Your developing baby
It is reassuring to know that if your baby were to be born now she would have a 95 per cent chance of surviving without medical help.
Your baby is busy weeing (sometimes up to a pint) into the amniotic fluid as her digestive and intestinal systems are fully-functioning, her first meconium stool (your baby’s first poo) is waiting in her intestines ready to be passed once she is born. If you are having a boy, his testicles have probably ended their journey downwards from the groin and now sit in his scrotum.
Some babies' testicles don't descend till after they are born and they may need medical help to encourage them downwards. Your midwife will check your baby as soon as he is born. At 34 weeks the placenta reaches maturity and starts to age, but it will still support your baby until she is born. The placenta only starts to decrease its ability to work if you go way past your due date, which is why women are generally induced if they go over by ten days to two weeks depending on their circumstances.
Your developing body
Even though you are getting bigger and bigger and feel less like exercising, now is a great time to be doing gentle pregnancy yoga, swimming and a 20-minute walk every day. Walking will help to encourage your baby into a better position for birth, keep you fit and help to loosen the ligaments around your pelvis. As well as exercise, make sure you are getting plenty of rest to give your legs and back a break from supporting the weight of your baby. Remember to lie on your left hand side and avoid sleeping on your back, as the pressure of your uterus on a major vein called the inferior vena cava, that returns blood from your lower body to your heart may cause you too feel light headed and puts pressure on your back and intestines.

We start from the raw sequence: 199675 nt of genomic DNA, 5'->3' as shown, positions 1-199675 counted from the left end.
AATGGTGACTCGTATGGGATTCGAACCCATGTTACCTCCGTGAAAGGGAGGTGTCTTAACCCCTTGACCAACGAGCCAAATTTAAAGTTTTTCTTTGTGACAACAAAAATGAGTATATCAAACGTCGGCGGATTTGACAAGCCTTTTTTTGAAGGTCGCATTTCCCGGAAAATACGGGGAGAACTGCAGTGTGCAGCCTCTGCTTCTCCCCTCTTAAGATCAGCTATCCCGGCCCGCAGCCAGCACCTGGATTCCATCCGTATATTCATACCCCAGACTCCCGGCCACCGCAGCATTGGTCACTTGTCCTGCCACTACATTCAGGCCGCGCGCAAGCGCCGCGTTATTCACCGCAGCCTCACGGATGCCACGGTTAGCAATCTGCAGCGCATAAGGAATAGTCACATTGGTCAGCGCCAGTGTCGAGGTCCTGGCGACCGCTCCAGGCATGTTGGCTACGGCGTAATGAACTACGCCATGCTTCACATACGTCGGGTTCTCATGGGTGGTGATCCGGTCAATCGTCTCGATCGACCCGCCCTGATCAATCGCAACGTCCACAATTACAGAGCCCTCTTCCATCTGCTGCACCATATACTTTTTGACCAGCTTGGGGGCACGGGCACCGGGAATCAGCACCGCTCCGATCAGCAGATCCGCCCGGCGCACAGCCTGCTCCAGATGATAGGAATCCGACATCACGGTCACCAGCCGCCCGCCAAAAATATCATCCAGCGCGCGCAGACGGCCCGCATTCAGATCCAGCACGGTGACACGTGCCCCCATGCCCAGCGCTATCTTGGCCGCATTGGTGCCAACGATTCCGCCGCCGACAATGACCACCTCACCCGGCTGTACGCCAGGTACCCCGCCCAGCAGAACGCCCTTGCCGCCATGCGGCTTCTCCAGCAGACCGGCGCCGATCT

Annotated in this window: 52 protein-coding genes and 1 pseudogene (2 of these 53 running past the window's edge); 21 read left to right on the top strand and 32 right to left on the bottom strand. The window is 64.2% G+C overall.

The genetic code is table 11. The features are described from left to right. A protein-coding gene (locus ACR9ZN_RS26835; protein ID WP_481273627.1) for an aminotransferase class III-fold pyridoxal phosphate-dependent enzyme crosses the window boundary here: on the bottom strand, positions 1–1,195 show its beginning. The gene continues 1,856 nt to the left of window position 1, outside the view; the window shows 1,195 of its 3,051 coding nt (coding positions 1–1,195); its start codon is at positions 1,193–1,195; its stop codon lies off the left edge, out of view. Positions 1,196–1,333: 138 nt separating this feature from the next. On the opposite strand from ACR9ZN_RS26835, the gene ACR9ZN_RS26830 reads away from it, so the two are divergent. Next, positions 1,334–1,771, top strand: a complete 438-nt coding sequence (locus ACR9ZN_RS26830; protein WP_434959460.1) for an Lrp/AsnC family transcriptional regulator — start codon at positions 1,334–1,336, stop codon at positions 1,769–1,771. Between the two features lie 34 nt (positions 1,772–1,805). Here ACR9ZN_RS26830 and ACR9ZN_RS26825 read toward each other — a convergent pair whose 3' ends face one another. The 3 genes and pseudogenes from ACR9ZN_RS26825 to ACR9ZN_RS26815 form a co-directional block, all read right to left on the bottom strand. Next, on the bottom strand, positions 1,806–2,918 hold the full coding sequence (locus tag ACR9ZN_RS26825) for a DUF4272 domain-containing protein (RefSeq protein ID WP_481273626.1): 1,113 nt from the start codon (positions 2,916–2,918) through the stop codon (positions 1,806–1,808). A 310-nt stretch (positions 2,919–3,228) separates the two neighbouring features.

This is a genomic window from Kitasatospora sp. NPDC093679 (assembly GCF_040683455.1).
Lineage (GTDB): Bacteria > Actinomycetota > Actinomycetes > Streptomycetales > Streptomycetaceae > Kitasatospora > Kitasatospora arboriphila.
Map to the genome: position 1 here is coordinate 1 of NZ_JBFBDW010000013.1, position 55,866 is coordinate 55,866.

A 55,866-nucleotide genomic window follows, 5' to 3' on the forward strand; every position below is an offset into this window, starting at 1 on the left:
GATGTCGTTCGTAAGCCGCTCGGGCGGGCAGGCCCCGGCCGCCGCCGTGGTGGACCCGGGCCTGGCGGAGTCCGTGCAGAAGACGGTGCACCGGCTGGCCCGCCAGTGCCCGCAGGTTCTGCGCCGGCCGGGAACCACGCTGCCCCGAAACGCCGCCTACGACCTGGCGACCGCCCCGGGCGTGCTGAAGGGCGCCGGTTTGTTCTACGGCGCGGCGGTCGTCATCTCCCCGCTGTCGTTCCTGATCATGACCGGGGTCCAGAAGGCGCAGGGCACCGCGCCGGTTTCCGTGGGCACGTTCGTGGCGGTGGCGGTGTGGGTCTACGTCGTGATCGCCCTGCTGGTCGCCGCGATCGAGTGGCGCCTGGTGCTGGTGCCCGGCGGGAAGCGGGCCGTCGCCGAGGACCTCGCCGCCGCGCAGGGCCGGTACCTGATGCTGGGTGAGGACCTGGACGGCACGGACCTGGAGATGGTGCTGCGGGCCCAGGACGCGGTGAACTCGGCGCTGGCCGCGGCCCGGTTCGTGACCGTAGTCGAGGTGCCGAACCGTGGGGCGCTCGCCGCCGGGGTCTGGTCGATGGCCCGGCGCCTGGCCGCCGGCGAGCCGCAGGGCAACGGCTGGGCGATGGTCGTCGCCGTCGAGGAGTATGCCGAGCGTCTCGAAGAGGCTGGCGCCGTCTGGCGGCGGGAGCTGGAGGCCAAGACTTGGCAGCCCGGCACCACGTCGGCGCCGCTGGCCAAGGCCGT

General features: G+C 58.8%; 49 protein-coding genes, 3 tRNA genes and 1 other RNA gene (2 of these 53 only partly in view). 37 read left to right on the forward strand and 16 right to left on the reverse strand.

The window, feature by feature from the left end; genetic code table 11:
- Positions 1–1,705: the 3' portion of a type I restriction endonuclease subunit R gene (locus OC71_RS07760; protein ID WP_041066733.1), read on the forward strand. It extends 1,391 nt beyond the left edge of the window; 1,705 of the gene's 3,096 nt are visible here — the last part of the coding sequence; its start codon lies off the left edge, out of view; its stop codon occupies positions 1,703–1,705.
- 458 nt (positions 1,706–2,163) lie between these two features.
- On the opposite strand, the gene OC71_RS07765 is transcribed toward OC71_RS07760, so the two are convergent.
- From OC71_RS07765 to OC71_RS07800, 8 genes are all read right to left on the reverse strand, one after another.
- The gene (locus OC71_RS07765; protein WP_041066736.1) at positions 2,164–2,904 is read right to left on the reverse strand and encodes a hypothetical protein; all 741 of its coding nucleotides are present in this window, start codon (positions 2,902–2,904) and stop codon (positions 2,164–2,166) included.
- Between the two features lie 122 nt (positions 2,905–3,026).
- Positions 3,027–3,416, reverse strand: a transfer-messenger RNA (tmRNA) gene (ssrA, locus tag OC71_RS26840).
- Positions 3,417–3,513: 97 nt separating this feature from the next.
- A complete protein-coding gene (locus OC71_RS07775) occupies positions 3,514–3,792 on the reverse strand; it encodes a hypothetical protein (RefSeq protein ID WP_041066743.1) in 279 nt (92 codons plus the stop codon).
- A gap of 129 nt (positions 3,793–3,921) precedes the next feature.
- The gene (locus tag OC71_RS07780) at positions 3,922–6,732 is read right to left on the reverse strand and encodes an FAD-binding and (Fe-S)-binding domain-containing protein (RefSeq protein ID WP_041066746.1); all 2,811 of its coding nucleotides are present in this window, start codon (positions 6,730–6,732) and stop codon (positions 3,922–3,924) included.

If you have not packed your labour bag yet, do it now! It may surprise many women that plenty of babies born to first time mums do come early and you can be caught short. Check out our KIT section for advice on newborn car seats and prams. See packing your labour bag for advice on what to pack for you, your baby and your birthing partner.
If you are thinking of using a TENS machine, especially in early labour while you are home, it is a good idea to hire one now. Ask your midwife or GP about where to hire one. Have you thought about your birth plan yet? Now is a good time to do some research and think about how you want your labour to be. Not all labours turn out how they are planned, but the more prepared you are, the better.
Generally speaking, most airlines won’t accept pregnant women from this week onwards but individual airlines may vary. For more information see our Flying whilst Pregnant feature.
If you haven't ready thought about your baby's nursery, now might also be a good time to start looking at cots or moses baskets.